Mediation and Arbitration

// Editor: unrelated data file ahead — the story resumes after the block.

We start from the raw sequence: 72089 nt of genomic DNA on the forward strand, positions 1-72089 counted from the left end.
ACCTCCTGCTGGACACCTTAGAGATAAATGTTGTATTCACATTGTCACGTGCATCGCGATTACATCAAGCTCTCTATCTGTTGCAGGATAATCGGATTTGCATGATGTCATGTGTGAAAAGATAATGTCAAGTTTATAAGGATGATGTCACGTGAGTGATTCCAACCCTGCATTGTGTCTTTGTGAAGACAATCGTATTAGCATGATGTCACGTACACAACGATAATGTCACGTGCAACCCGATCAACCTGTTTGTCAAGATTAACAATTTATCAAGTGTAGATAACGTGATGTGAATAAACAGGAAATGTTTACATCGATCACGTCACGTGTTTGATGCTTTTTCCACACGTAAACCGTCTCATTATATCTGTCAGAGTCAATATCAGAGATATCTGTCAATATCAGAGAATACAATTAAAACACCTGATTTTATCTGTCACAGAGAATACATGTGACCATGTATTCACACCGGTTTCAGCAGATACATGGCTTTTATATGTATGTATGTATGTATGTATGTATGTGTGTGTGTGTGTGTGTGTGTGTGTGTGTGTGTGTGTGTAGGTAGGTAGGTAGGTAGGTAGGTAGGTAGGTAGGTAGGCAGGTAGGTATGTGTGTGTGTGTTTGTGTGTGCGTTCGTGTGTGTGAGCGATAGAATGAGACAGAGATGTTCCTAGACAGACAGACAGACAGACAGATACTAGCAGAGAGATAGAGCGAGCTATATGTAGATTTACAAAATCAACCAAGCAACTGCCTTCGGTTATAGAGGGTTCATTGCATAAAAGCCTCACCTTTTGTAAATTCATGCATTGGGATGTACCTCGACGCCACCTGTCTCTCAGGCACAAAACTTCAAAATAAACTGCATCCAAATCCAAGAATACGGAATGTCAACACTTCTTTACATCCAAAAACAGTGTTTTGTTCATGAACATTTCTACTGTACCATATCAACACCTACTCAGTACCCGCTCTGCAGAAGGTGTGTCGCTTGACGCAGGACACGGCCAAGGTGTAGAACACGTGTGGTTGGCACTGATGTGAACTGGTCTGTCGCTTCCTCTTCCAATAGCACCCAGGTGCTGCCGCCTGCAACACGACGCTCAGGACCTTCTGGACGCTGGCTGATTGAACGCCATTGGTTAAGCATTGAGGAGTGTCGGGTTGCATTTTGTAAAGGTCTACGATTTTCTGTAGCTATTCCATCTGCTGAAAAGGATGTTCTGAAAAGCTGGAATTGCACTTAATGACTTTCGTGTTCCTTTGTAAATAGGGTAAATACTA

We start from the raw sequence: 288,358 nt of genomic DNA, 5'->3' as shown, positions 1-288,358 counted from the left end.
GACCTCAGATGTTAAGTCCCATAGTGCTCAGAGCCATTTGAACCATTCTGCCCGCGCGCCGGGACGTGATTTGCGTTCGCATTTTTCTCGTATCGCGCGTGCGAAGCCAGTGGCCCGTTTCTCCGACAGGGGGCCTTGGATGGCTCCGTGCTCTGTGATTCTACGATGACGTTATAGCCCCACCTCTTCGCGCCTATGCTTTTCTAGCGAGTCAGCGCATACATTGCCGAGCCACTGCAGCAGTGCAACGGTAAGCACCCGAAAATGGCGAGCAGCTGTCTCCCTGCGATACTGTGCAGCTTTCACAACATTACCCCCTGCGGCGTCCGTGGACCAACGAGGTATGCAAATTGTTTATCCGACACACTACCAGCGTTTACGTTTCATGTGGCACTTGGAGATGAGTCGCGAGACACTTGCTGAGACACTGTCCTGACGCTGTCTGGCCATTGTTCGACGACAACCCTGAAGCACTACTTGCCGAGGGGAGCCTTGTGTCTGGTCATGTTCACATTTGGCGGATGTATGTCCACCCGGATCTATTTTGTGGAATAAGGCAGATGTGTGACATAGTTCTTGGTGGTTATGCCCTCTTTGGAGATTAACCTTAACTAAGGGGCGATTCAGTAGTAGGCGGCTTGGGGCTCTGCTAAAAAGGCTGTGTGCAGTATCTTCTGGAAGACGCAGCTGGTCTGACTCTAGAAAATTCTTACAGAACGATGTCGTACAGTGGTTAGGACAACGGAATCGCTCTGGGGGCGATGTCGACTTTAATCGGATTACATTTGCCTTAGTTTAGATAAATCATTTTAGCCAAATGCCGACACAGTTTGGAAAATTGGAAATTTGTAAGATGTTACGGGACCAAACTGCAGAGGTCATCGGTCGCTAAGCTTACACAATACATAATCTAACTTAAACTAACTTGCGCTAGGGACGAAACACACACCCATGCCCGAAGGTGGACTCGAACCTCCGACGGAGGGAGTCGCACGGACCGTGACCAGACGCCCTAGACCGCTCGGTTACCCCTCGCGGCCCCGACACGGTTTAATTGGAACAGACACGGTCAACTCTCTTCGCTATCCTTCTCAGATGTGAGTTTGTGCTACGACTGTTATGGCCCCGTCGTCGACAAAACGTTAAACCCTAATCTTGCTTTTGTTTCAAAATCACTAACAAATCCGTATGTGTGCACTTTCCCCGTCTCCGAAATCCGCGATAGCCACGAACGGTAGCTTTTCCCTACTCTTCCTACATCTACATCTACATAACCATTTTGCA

Alternative dispute resolution (ADR) is the term utilized to refer to procedures for settling legal disputes by means other than litigation. Mediation and arbitration are the most common types of alternative dispute resolution. The parties may utilize a particular alternative dispute resolution procedure by including a mandatory mediation and/or arbitration clause in their contract, or by agreeing to use one of these procedures after a dispute has arisen. Mediation is a private, informal dispute resolution process in which a neutral third party, i.e. the mediator, meets with the parties both as a group and on an individual basis. After evaluating the information provided by the parties and based on training and expertise, the mediator facilitates the parties in reaching a resolution of the dispute. While the mediator has no power to impose a decision on the parties, often the parties are able to reach a settlement by using this process. Arbitration is typically conducted by one person or by a three-person panel. The arbitrator or arbitrators are selected either directly by the parties or designated by an arbitration agency, and act as both judge and jury. After conducting a hearing at which both parties have an opportunity to be heard, the arbitrator or arbitrators render a decision referred to as an "award." In binding arbitration, the award is final and enforceable through the courts if necessary. As such, the rights of appeal from an arbitration award are limited. Use of alternative dispute resolution generally results in a more expeditious and less expensive process, which is typically more satisfactory to the parties than a traditional lawsuit. The parties often have input in selection of the mediator or arbitrator and control over the process including the date, the location and related scheduling issues. Our attorneys have experience serving as mediators and arbitrators, as well as representing clients in alternative dispute resolution. This experience enables our firm to participate completely in any alternative dispute resolution procedure that a court may order or encourage.